Q: What kinds of political activities are meaningful? What can people do that would really make a difference?

A: There are things. I mean I don't think there are any real formulas. Some participation in electoral politics is sometimes very important. I personally myself almost always vote at least in local elections where things often make a difference. National politics, in my opinion, often doesn't make much of a difference. There are groups, take say the New Party, the political organization. I mean I think they have a pretty sane program, they're not ... they're looking forward to trying to ultimately be a force in electoral politics, their shorter term concern is to influence local politics and support a lot more progressive candidates elsewhere and to use their electoral participation as an organization technique. I mean after all a lot of attention is focused on elections, whether they're meaningful or not is sort of beside the point in this respect, and that attention can be used to bring up issues to create more lasting organizations that bring people together to work systematically right after the election. The important thing is to keep the work up after the election. If elections are just something where you go in, then you push a button and then you go home, then it doesn't make much difference which button you push.


A: Whether a person feels positive or not is kind of a comment on their personality and of no great interest. You can find positive signs you can find negative signs. How you evaluate them depends on what happened in your life recently or something like that. There's no objective way to do it. The important thing is to try to commit yourself to making the positive signs more real. Suppose that you felt that there's 99 percent of a probability that human civilization is going to be destroyed in the next hundred years, but one percent chance that it won't be, and that one percent offers some opportunities to do something. Well you commit yourself to that one percent.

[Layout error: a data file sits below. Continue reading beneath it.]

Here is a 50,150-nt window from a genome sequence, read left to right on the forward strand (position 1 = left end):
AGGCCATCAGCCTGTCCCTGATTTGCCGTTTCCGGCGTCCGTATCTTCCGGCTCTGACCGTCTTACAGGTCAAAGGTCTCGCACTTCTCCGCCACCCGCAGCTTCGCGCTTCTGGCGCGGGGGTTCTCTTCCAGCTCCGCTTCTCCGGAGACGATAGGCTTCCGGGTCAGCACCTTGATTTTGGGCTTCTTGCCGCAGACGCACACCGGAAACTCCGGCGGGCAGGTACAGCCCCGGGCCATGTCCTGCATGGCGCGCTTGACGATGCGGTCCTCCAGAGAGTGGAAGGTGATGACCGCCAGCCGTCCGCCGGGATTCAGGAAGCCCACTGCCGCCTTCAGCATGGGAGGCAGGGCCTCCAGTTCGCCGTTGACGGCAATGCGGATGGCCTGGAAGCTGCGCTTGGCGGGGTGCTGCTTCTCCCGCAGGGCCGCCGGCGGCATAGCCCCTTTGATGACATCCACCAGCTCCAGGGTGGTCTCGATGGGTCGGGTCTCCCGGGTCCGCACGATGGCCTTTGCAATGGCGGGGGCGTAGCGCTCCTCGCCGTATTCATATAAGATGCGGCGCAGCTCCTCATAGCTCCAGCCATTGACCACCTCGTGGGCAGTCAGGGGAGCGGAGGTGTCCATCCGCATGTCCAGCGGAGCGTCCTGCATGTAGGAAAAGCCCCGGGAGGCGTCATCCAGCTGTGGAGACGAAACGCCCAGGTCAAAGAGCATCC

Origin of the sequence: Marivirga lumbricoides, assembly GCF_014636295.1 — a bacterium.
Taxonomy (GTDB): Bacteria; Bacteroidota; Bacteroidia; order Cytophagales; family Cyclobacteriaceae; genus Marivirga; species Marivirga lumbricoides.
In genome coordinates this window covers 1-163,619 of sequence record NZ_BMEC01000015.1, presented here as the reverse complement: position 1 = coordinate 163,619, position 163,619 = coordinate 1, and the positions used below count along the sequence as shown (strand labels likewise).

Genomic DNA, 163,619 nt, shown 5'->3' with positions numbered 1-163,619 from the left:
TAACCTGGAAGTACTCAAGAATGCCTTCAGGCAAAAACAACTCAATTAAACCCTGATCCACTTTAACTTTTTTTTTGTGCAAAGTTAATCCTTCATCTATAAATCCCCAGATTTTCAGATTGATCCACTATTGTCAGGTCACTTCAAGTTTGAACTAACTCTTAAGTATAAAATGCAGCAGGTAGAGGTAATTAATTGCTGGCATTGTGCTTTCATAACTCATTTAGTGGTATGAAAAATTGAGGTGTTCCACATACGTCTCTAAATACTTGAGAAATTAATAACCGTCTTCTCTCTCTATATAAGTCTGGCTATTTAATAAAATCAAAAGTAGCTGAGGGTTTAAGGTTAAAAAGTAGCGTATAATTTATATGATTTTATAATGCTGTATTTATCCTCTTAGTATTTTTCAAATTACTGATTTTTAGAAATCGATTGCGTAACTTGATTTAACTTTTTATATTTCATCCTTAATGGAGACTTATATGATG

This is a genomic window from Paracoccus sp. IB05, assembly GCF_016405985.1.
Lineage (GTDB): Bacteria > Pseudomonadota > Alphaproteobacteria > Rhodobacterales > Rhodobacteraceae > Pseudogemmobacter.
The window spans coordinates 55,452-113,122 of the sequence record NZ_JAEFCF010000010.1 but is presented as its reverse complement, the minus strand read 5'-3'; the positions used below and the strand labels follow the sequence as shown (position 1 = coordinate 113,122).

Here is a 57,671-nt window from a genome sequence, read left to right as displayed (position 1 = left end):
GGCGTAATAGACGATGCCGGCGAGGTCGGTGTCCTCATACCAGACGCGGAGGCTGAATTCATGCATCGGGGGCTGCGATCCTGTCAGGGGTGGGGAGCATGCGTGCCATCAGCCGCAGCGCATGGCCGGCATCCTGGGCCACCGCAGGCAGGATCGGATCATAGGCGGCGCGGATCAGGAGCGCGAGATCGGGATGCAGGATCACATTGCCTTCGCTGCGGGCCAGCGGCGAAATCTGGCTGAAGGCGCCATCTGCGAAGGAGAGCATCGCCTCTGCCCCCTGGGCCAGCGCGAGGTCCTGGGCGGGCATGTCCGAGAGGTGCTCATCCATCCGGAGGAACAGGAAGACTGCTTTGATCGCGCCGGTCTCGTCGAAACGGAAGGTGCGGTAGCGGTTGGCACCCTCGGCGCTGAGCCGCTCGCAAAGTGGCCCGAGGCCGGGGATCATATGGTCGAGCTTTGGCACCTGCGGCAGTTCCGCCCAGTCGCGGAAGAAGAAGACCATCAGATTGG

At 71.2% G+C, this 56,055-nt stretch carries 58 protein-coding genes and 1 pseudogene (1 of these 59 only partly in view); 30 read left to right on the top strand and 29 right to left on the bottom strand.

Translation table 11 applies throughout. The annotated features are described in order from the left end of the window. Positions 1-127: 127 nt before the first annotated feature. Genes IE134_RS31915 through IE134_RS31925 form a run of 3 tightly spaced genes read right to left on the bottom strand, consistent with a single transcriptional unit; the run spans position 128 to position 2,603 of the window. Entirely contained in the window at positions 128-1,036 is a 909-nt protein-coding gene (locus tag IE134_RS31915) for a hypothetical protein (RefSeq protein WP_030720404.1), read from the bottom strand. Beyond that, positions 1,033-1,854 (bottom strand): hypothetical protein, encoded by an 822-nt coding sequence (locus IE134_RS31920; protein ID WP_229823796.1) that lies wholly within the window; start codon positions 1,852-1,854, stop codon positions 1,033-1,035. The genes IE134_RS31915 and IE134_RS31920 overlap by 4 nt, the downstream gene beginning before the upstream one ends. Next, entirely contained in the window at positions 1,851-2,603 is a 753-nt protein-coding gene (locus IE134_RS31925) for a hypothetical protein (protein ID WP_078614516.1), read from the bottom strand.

Q: How do you get from discussion groups to, say, anarcho-syndicalism?

A: Just a more democratic society, let's not give it any fancy words. A world that's under the thumb of huge transnational corporations and the institutions that cater to them, that is not a democratic world, even if you have elections.

Q: Do you see new technologies helping to increase the flow of information or to facilitate democracy in the world?

A: Certainly not the rich countries. Take, say, the United States, which is not unusual; we're like other rich countries. The United States developed its own economy behind very high protectionist walls with enormous state intervention and it maintains it that way. The Pentagon system, for example, is itself a huge government program arranged for a taxpayer subsidy to advanced industry. I can't imagine anything more radically opposed to the free market. In fact even the things that are called free trade agreements, like say NAFTA, are not free trade agreements. For one thing, they don't deal particularly with trade, and for another, they're not free. NAFTA has enormous protectionist elements built into it which is one of the main reasons why a lot of American industry supports it .